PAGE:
People in Power: Sean Pringle

 SeanPringleSean Pringle, Project manager for Aegis Energy Services, Inc., talks about the unique requirements of his work with the firm.

 “If I were working in an engineering firm, I’d be designing mechanical systems for a very specific purpose,” said Pringle. “If I were strictly a project manager, I wouldn’t be doing much engineering.”

 At Aegis Energy Services, Inc., Pringle gets to focus on both engineering and project management. Because Aegis Energy is a vertically integrated company, beginning with manufacturing through design and installation, engineers like Sean get to see the “big picture” and work on the turnkey project start to finish.

 “Here, I work on the mechanical, plumbing, and electrical controls,” he said. “I also get to work on the structural and aesthetic components of the engineering of a project.”

Pringle has a degree in Mechanical Engineering from the University of Massachusetts and has been working at the firm for five years. He is certified as an EIT, a professional designation from the National Council of Examiners for Engineering and Surveying.

 The designation certifies that he has completed a minimum of three years of post-secondary school in an accredited engineering program and has passed the eight hour Fundamentals of Engineering Examination.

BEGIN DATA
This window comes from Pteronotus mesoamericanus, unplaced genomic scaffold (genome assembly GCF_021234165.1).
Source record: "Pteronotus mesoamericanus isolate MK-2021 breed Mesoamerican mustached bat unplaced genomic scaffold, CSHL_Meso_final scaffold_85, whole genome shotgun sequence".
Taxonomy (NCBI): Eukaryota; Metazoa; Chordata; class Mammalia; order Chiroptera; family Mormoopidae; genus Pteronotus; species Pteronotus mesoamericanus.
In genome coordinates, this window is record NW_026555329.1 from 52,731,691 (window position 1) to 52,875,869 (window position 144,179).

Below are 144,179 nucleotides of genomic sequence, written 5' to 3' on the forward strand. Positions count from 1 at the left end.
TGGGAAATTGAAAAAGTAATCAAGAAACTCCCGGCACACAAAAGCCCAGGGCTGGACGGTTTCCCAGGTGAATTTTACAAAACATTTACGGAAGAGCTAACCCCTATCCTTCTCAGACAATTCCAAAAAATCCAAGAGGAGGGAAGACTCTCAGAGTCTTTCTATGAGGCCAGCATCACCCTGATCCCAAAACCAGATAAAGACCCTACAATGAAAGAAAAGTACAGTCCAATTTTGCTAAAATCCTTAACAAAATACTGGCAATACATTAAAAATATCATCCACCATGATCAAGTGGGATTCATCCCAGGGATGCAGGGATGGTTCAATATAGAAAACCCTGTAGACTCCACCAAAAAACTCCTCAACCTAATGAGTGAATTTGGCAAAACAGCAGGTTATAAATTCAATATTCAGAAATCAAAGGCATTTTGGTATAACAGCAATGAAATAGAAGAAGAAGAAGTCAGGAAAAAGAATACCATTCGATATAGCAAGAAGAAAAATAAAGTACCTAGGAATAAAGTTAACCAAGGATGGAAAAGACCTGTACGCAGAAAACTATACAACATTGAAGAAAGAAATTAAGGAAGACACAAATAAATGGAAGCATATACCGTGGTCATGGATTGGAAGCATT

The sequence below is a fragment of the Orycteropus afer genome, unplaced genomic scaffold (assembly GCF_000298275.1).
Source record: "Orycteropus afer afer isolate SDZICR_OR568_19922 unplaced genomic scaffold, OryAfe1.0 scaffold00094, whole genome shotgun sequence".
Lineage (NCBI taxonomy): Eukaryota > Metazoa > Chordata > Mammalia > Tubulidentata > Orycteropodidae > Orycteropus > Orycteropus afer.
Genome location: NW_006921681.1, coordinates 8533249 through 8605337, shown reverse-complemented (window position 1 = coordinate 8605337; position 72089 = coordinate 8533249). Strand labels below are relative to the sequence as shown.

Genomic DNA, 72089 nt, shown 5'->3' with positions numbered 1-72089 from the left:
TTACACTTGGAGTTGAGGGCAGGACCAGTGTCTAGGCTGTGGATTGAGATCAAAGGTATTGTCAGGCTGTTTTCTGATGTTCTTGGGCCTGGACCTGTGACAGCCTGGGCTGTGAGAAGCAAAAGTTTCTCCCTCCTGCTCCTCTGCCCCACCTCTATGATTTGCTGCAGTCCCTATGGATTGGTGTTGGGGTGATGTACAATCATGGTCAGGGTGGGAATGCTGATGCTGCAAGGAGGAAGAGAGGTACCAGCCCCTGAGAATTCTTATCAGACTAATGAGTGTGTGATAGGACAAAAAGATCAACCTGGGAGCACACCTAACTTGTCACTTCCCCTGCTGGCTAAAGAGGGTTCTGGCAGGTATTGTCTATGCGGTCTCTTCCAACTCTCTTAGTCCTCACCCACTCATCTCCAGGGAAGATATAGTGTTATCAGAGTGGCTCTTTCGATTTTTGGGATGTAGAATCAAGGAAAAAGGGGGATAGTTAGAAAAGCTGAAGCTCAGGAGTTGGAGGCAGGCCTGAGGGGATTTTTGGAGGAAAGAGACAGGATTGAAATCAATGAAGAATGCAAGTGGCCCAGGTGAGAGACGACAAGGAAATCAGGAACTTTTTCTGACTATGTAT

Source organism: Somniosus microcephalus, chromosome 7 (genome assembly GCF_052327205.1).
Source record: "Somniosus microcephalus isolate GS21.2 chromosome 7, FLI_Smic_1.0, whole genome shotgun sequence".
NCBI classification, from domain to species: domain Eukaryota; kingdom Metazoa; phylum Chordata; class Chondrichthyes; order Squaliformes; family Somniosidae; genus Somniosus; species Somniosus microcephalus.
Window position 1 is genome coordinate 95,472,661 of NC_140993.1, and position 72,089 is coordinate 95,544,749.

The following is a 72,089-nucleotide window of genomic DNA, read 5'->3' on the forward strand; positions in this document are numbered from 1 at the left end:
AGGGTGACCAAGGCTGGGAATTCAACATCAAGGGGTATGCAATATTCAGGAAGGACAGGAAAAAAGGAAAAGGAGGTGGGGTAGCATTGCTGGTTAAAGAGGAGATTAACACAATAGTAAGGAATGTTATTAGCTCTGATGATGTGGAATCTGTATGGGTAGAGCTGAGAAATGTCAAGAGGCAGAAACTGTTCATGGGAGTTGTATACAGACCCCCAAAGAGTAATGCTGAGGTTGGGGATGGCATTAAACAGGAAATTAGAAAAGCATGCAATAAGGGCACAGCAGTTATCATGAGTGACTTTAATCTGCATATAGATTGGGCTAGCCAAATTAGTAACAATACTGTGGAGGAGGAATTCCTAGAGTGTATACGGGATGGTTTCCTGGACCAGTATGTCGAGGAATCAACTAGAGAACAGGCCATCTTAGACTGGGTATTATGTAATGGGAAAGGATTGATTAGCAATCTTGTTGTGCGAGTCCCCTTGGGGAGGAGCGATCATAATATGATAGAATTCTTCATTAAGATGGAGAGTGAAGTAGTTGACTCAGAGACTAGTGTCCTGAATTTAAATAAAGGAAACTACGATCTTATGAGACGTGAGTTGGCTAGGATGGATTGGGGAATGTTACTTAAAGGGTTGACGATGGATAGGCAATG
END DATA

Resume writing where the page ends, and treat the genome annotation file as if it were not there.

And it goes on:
Pringle’s expertise comes in to play when a project is secured and the scope of the work is defined. Pringle utilizes his specialized skill set to develop a viable green-energy solution for the client when he is presented with a multi-family building, hotel, recreational facility, or healthcare facility that will be installing an Aegis Energy Combined Heat and Power system.

“I am responsible for the design, management, and installation of the system,” he said. “We aren’t done with that process until the system is running well and delivering the promised energy savings predicted by our energy analysts”

 Pringle says there are specific challenges that come with each Combined Heat and Power project.

 “Space constraints are always a challenge,” he noted. “While there are some ‘typical’ heating and electric systems, the site specific electrical and heating loads are always different and must be carefully considered. Gas piping design, service clearance, and noise mitigation are also major considerations.”

 There are also rewards that come with working in a growing company in the burgeoning green-energy field. Pringle says that the project management aspect of his job gives a real sense of ownership in the projects and points to one in particular that is a source of pride.

 “In 2008, I was given the Schwab House project in New York City, after less than a year at Aegis,” he said. “This was our biggest CHP project to date at the time. The job included chillers, 4 CHP modules, cooling towers on the roof, and the installation of lobby and garage HVAC systems. With the support of the senior engineers at Aegis, I successfully designed and installed the system and the system is now one of the highlights of our Shared Savings program.”

 

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